The Name of the Wind is the first in a planned trilogy of high fantasy novels by Patrick Rothfuss that follow the adventures of the improbably named Kvothe. At the beginning of the novel Kvothe is a young boy traveling with his minstrel parents and their trope. Ha ha, sorry, I meant “troop.” Bit of a Freudian slip there. Regardless, Kvothe soon finds himself homeless and scrounging to survive on the streets of a large city. The lad is gifted, though, so he weasels his way into University where he sets about learning magic. Only Rothfuss thinks he can trick us by calling it “sympathy” and talking about it like it’s a science, but we’re not fooled –it’s magic. Anyway, the bulk of the book follows Kvothe through his rapid but trecherous rise within the school’s student ranks. Also, there’s a girl.
I liked The Name of the Wind pretty well as pure entertainment and an example of the genre. It’s a little offsetting that Kvothe is a bit of a Mary Sue character, in that he’s super smart and mature beyond his years from the offset. He learns an entire language in a matter of hours, for example, and more than once he easily grasps advanced academic subjects for the sake of moving the plot along and letting Rothfuss engage in some quick world building. But in the end Kvothe is flawed enough to avoid falling into this trope entirely and he faces his share of genuine adversity. Most of the conflict in the book comes not from swordplay or spell slinging, but from the young student’s struggles against his poverty. He’s constantly living on the edge of destitution and scrambling to not only make ends meet, but save up enough to pay for next term’s University tuition. He works multiple jobs, borrows funds from a convivial but nonetheless dangerous moneylender, launches a career as an entertainer, and scrounges wherever he can. Kvothe is also a bit of a prig and despite his best intentions to make friends and influence people, he can’t help making enemies of a few people in positions to make his life difficult. This was a novel source of conflict for a high fantasy book. You’re used to seeing the youths in these books fight bandits and slay monsters, not pinch pennies and eat out of garbage cans. So if nothing else, it’s unlike other stuff in the genre and it’s very readable even if we do catch ourselves rolling our eyes at Kvothe’s improbable aptitudes.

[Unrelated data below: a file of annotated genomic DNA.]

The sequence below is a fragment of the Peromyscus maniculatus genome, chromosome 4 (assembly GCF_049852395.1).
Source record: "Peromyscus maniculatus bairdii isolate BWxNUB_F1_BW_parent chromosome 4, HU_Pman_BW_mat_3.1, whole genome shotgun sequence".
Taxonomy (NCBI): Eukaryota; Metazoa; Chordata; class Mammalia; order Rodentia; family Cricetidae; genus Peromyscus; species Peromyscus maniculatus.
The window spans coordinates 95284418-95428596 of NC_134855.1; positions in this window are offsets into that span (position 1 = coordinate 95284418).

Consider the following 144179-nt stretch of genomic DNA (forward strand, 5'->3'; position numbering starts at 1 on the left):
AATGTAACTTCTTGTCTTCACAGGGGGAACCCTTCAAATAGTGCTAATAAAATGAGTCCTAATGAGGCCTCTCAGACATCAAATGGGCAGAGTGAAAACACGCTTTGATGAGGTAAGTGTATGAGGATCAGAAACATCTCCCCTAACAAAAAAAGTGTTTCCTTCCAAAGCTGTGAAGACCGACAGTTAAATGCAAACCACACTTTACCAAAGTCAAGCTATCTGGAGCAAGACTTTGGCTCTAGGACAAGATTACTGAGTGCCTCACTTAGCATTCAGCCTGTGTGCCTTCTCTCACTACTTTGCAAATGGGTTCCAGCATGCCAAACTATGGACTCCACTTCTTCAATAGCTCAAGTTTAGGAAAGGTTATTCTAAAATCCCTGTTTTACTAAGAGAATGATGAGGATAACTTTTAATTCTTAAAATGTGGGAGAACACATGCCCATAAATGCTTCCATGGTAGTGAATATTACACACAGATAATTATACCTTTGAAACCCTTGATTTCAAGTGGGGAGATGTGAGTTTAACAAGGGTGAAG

And while we’re on the subject, don’t let anyone tell you that this book is “like Harry Potter, but for adults.” It’s nothing like Harry Potter except that they both feature young boys learning magic at a school. Past that, there’s nothing alike, neither in character, larger setting, or tone. The Name of the Wind isn’t exactly dark, but it’s not the imaginative, fanciful romp that the Harry Potter books are at their best. I also get the feeling that Kvothe isn’t going to stay at the University once subsequent books are released. And while we’re on the subject, if you’re the kind of person who doesn’t like the prospect of waiting years before a series is complete and available for reading, you may want to hold off on this one; as I mentioned, it’s only the first of a trilogy, and we all know that those have a habit of blooming into quartets, and then five or six book series, and then so on until the author finally dies. Yes, I’m looking at you, Robert Jordan and George R. R. Martin.
Still, Rothfuss is a snappy enough writer and an imaginitive world builder that I was able to look past Kvothe’s “I’m an orphan but I’m totally noble in spirit and can do anything really super effectively” pastiche. As a character he’s kind of “meh” but I’m hoping that Rothfuss moves past that in subsequent volumes. At any rate, I’m along for the ride if he can get them to me before the close of the next decade.